Some Research Highlights at PENN Medicine
Alfred Newton Richards, Ph.D. His exhaustive and pioneering research on the kidney provided a basic understanding of renal function for the study of normal physiology and disease. As Chairman of the Committee on Medical Research and Development during the Second World War, Richards engineered the mass production of penicillin which revolutionized military and civilian medicine. During peace time, Richards pioneered the formation of partnerships among academic institutions, industry and the government: Partnerships that have significantly impacted the history of science and medicine.
Penn medical student William Inouye devised a dialysis machine out of a pressure cooker. His device later was adopted for worldwide use.
Robert E. Forster II, M.D. ’43D, working with Ward Fowler and D. V. Bates, devised a rapid and clinically useful single-breath technique for measuring pulmonary diffusion capacity. It became the world standard for the clinical evaluation of this important parameter of lung function.
Peter C. Nowell, M.D. ’52, in the Department of Pathology and Laboratory Medicine, collaborated with David Hungerford, Ph.D., of the Institute for Cancer Research in Fox Chase, to produce the first evidence that abnormal chromosomes can cause cancer. They observed that patients with chronic myelogenous leukemia have an abnormally small chromosome – dubbed the “Philadelphia chromosome” – in all their cancerous white blood cells. The discovery shattered the widespread belief that cancer had no genetic basis. (Today, Nowell is the Gaylord P. and Mary Louise Harnwell Professor of Pathology and Laboratory Medicine.)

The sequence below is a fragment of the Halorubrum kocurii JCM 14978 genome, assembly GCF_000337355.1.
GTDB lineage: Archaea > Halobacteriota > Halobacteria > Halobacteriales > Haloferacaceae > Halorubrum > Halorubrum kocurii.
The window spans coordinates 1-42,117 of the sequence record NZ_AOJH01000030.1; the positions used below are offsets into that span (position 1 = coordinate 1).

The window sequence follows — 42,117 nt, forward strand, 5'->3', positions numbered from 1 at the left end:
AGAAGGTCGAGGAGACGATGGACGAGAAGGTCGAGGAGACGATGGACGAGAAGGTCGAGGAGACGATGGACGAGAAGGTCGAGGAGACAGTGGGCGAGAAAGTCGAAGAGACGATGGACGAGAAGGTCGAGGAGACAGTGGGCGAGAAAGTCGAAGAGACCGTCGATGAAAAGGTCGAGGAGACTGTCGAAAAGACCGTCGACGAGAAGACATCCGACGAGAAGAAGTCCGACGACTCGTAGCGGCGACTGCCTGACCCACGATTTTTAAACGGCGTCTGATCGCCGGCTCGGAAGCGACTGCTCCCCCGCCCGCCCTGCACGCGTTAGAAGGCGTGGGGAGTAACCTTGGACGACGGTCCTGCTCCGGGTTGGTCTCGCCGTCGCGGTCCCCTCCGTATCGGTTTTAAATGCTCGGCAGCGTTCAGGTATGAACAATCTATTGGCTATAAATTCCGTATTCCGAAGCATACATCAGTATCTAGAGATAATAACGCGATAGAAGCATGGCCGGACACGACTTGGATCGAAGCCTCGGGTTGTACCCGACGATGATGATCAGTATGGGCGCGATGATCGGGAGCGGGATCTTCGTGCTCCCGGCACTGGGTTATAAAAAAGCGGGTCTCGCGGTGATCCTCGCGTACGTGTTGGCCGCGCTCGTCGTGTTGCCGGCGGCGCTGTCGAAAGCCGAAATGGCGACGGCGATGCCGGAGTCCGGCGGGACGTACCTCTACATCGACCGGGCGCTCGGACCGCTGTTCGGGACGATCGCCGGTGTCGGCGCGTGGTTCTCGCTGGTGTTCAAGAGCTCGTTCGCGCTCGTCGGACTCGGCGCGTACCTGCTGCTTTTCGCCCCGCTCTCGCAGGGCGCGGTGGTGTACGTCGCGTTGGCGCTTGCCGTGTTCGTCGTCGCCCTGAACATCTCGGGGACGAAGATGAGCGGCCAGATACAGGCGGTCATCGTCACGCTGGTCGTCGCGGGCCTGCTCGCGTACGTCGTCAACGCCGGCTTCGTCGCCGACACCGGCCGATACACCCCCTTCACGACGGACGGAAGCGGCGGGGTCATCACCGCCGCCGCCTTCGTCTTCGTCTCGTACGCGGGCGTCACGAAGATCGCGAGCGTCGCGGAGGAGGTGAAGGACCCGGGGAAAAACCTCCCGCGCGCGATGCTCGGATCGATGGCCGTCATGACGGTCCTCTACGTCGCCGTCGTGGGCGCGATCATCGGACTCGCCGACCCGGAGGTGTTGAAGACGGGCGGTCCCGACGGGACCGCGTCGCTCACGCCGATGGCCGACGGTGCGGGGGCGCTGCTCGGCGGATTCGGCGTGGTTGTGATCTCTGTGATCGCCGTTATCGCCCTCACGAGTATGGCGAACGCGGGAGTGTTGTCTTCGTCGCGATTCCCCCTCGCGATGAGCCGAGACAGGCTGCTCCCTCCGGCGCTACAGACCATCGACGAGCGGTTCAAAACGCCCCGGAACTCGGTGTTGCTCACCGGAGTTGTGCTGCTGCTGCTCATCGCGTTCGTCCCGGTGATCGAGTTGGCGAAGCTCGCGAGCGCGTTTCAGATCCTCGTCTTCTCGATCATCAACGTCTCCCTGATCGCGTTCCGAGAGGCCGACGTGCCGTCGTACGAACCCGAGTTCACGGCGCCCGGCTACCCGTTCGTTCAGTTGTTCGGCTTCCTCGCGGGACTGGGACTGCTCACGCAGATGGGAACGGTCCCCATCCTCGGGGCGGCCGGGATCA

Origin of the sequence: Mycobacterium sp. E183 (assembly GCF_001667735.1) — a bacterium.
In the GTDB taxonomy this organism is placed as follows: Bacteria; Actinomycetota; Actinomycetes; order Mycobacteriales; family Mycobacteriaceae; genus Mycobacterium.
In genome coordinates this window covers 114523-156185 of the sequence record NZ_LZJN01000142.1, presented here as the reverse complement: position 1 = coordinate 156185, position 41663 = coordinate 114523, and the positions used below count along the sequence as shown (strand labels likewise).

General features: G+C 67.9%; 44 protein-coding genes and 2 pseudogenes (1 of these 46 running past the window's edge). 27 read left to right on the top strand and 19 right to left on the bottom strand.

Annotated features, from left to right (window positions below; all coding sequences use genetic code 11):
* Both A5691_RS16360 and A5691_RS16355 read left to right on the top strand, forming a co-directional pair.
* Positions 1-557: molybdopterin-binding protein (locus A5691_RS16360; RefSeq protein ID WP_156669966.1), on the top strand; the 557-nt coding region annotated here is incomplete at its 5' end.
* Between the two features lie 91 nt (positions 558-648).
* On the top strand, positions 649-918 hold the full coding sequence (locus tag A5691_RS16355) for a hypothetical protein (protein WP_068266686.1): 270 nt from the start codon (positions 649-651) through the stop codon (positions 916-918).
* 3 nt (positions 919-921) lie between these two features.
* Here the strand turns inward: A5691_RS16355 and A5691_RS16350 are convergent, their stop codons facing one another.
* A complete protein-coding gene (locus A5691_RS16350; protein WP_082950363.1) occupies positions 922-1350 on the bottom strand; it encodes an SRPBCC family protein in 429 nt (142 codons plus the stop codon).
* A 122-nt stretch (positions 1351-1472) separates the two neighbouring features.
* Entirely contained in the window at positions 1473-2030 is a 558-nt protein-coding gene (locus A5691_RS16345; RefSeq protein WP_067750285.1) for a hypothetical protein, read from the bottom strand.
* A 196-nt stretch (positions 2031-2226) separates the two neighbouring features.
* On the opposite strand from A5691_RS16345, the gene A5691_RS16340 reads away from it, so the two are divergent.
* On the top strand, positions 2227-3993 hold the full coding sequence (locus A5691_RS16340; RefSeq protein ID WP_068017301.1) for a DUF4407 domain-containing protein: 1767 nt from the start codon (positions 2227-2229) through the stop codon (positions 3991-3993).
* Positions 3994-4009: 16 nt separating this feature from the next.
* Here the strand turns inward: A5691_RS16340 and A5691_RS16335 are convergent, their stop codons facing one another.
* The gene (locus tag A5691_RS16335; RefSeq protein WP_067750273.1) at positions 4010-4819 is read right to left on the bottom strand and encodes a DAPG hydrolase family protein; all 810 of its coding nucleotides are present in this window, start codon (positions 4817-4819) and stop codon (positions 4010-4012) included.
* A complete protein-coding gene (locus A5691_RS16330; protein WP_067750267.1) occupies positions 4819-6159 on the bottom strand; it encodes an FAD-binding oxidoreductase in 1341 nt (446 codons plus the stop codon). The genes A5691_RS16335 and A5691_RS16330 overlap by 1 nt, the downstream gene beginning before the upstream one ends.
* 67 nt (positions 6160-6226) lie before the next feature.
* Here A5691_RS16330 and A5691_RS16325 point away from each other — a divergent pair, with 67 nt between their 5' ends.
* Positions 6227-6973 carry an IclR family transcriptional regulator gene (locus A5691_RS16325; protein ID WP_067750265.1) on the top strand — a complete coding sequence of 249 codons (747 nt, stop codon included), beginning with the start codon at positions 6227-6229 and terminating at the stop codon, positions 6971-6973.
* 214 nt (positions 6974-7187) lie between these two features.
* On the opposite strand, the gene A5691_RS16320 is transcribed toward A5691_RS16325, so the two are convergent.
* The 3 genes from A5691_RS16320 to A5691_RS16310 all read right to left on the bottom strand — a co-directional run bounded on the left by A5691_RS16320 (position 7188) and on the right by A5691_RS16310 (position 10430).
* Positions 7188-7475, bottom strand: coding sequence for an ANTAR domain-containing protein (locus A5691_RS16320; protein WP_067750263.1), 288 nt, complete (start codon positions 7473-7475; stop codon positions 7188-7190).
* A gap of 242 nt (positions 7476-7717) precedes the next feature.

Aaron T. Beck, M.D., of the Department of Psychiatry, designed a revolutionary form of psychotherapy, called “cognitive therapy,” as a short-term (12 to 16 sessions) method of correcting depressive patients’ erroneous thinking and helping them to perceive their situations more realistically and positively. He later created the Center for Cognitive Therapy at Penn.
HUP’s first transplantation surgery (a kidney) was performed by Clyde F. Barker, M.D., G.M.E. ’59, beginning HUP’s growth into one of the nation’s largest transplant programs. (Today, Barker is the John Rhea Barton Professor of Surgery and the Donald Guthrie Professor of Surgery as well as chair of the department.)
Jonathan E. Rhoads, M.D., G.M.E. ’40, and his colleagues developed total parenteral nutrition, demonstrating that puppies given nothing but intravenous nourishment could grow normally in every way. The procedure has since saved the lives of thousands of patients who were temporarily or permanently unable to eat. One of Penn’s long-time faculty members, Rhoads came to HUP as in intern in 1932 and served as the John Rhea Barton Professor of Surgery from 1959 to 1972.
Research by Joseph Stokes, M.D., led to the development of the rubella (German measles) vaccine. Stokes was chair of the Department of Pediatrics from 1939 to 1963.
Clay M. Armstrong, M.D., professor of physiology, who discovered the fundamental properties of ion channels, detailed the substructures in the channels, describing the “ball-and-chain” model for activation and deactivation of the inner “gate,” as well as the virtual “zipper” in the channel’s gate. For his pioneer work in elucidating the physical processes underlying electrical signaling between cells, he received the Albert Lasker Basic Medical Research Award in 1999.
Building on the work of former Radiology resident David A. Kuhl, M.D. ’55, G.M. ’59, Kuhl, Abass Alavi, and Martin Reivich administered the first doses of fluorine-18 fluorodeoxyglucose (FDG) to health volunteers at Penn and acquired images of the human brain through positron emission tomography (PET). During the 1960s, Kuhl conceived of and constructed a device that represented the first true computed axial tomographic (CAT) imaging system. With other members of the faculty, Kuhl went on to develop the procedure known as single photon emission computed tomography (SPECT) as well as the principles of PET.